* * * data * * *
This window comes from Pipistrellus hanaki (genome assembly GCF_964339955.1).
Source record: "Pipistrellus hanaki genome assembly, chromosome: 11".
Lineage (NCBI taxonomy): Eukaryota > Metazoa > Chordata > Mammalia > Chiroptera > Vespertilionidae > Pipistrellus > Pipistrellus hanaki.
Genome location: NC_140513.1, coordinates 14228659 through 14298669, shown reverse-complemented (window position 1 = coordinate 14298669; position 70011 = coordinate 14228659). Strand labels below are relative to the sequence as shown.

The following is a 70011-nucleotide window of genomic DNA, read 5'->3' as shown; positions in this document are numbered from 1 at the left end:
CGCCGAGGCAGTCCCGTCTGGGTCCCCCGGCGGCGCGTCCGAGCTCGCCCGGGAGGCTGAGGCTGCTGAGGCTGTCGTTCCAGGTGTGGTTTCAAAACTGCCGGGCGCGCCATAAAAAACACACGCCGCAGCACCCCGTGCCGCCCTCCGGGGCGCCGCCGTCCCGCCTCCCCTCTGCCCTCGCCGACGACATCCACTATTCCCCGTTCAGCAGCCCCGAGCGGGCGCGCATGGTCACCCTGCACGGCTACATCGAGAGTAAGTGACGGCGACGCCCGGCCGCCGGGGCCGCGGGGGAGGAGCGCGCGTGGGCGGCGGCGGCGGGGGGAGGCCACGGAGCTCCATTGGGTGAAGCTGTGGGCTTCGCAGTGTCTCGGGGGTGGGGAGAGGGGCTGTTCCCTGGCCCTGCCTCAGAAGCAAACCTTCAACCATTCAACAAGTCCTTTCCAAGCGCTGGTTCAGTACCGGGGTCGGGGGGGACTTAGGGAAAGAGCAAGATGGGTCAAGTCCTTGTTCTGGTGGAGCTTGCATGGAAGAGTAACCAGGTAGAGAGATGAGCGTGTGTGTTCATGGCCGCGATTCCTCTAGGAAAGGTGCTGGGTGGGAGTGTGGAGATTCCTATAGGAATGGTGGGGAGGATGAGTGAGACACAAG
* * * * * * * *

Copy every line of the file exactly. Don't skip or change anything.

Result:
This window comes from Pipistrellus hanaki (genome assembly GCF_964339955.1).
Source record: "Pipistrellus hanaki genome assembly, chromosome: 11".
Lineage (NCBI taxonomy): Eukaryota > Metazoa > Chordata > Mammalia > Chiroptera > Vespertilionidae > Pipistrellus > Pipistrellus hanaki.
Genome location: NC_140513.1, coordinates 14228659 through 14298669, shown reverse-complemented (window position 1 = coordinate 14298669; position 70011 = coordinate 14228659). Strand labels below are relative to the sequence as shown.

The following is a 70011-nucleotide window of genomic DNA, read 5'->3' as shown; positions in this document are numbered from 1 at the left end:
CGCCGAGGCAGTCCCGTCTGGGTCCCCCGGCGGCGCGTCCGAGCTCGCCCGGGAGGCTGAGGCTGCTGAGGCTGTCGTTCCAGGTGTGGTTTCAAAACTGCCGGGCGCGCCATAAAAAACACACGCCGCAGCACCCCGTGCCGCCCTCCGGGGCGCCGCCGTCCCGCCTCCCCTCTGCCCTCGCCGACGACATCCACTATTCCCCGTTCAGCAGCCCCGAGCGGGCGCGCATGGTCACCCTGCACGGCTACATCGAGAGTAAGTGACGGCGACGCCCGGCCGCCGGGGCCGCGGGGGAGGAGCGCGCGTGGGCGGCGGCGGCGGGGGGAGGCCACGGAGCTCCATTGGGTGAAGCTGTGGGCTTCGCAGTGTCTCGGGGGTGGGGAGAGGGGCTGTTCCCTGGCCCTGCCTCAGAAGCAAACCTTCAACCATTCAACAAGTCCTTTCCAAGCGCTGGTTCAGTACCGGGGTCGGGGGGGACTTAGGGAAAGAGCAAGATGGGTCAAGTCCTTGTTCTGGTGGAGCTTGCATGGAAGAGTAACCAGGTAGAGAGATGAGCGTGTGTGTTCATGGCCGCGATTCCTCTAGGAAAGGTGCTGGGTGGGAGTGTGGAGATTCCTATAGGAATGGTGGGGAGGATGAGTGAGACACAAG